Candikeshvara, Caṇḍikeśvara, Candika-ishvara: 3 definitions
Candikeshvara means something in Hinduism, Sanskrit. If you want to know the exact meaning, history, etymology or English translation of this term then check out the descriptions on this page. Add your comment or reference to a book if you want to contribute to this summary article.
The Sanskrit term Caṇḍikeśvara can be transliterated into English as Candikesvara or Candikeshvara, using the IAST transliteration scheme (?).
Alternative spellings of this word include Chandikeshvara.
Vastushastra (architecture)Source: Shodhganga: Temples of Salem region Up to 1336 AD
Caṇḍikeśvara (चण्डिकेश्वर).—The iconographic description of Caṇḍikeśvara is as follows. He should be represented always two handed. His right hand holds paraśu and the left is jānuhasta. He should be installed on the side of the pranala facing south. Good number of sculptures of Caṇḍikeśvara are found in the region (southern India).
Vastushastra (वास्तुशास्त्र, vāstuśāstra) refers to the ancient Indian science (shastra) of architecture (vastu), dealing with topics such architecture, sculpture, town-building, fort building and various other constructions. Vastu also deals with the philosophy of the architectural relation with the cosmic universe.
Shaivism (Shaiva philosophy)Source: Wisdom Library: Śaivism
Caṇḍikeśvara (चण्डिकेश्वर) is the name of a Liṅga (symbolical manifestation of Śiva) that is associated with the Piṇḍāraka-tīrtha (a sacred bathing place). It represents the fifty-second of the sixty-four siddhaliṅgas mentioned in the Nepalese Tyasaphu (a folding book or leporello). At each of these spots Śiva is manifest as a Liṅga. Each of these liṅgas (e.g., Caṇḍika-īśvara) has its own specific name, mantra, set of rituals and observances, auspicious time etc.
The auspiscious time for bathing near the Caṇḍikeśvara-liṅga at the Piṇḍāraka-tīrtha is mentioned as “caitra-kṛṣṇa-caturdaśī” (latin: caitra-krishna-caturdashi). This basically represents the recommended day for bathing there (snānadina).
Shaiva (शैव, śaiva) or Shaivism (śaivism) represents a tradition of Hinduism worshiping Shiva as the supreme being. Closely related to Shaktism, Shaiva literature includes a range of scriptures, including Tantras, while the root of this tradition may be traced back to the ancient Vedas.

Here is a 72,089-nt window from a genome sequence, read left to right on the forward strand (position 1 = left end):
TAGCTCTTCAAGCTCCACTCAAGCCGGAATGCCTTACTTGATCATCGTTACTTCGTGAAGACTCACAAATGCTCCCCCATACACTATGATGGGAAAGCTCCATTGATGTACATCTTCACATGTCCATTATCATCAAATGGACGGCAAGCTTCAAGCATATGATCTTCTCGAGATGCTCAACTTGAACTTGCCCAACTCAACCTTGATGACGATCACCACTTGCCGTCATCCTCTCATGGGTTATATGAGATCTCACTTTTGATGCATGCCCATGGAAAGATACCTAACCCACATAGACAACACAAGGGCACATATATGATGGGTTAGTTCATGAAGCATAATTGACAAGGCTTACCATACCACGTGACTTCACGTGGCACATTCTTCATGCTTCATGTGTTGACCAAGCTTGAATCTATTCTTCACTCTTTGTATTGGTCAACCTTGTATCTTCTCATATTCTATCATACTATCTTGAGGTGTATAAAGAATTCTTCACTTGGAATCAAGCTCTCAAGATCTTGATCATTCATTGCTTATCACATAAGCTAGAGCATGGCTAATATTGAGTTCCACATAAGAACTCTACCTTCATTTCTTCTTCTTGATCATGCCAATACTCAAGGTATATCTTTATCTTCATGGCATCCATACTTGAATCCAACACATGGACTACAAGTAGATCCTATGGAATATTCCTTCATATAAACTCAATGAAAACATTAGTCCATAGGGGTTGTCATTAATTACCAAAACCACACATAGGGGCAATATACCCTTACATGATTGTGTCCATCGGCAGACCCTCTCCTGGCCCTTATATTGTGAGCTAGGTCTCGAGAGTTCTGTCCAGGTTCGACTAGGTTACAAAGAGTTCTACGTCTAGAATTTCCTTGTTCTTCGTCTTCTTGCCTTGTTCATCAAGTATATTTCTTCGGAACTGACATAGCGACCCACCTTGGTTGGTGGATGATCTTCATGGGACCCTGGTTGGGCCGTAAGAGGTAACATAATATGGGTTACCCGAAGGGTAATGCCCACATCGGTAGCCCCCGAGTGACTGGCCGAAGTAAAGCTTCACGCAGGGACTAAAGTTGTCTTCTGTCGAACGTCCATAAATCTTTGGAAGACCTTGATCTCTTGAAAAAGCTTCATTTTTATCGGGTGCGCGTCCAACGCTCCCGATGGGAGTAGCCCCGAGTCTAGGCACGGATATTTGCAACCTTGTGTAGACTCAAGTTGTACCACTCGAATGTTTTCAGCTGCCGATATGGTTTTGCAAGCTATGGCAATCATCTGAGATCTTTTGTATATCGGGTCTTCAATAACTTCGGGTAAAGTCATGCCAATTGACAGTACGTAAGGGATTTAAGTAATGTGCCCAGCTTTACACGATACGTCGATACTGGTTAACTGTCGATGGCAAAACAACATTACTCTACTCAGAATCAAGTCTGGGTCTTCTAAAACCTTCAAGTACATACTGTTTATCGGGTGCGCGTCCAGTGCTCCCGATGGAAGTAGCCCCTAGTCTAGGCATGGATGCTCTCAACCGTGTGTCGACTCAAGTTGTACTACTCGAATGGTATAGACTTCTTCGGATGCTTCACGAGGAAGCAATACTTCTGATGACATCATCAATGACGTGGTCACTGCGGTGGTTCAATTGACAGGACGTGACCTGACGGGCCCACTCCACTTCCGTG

Shilpashastra (iconography)Source: Shodhganga: The significance of the mūla-beras (śilpa)
1) Candikeśvara is the name of a deity depicted in the Jambukeswarar Temple in Tiruvānaikoyil (Thiruvanaikaval) which is one of the Pañcasabhā or “five halls where Śiva is said to have danced”.—Candikeśvara is found seated in sukhāsana with two hands. The right hand is in kaṭaka-hasta and the left hand is in varada-hasta.
2) Candikeśvara is also depicted in the Meenakshi Temple in Madurai (or Madura), which represents a sacred place for the worship of The Goddess (Devī).—Candikeśvara is seated in sukhāsana with the hands in kaṭaka holding the axe and varada or sometimes resting on the thighs in nidrā-hasta. While depicting in dance, Candikeśvara is represented as seated in aindra-maṇḍala with the right hand in kapittha and the left hand in patāka inverted or sometimes in dolā-hasta. The devotee finds nearly fifty-one liṅgas followed by the image of Mahālakṣmī in padmāsana pose with flowers in both the upper hands. In the corner there is the ratna-sabhā where the dancing Naṭarāja is seen with left leg lifted and the other features the same as described earlier. Śivakāmi is found beside the dancing god.
Shilpashastra (शिल्पशास्त्र, śilpaśāstra) represents the ancient Indian science (shastra) of creative arts (shilpa) such as sculpture, iconography and painting. Closely related to Vastushastra (architecture), they often share the same literature.
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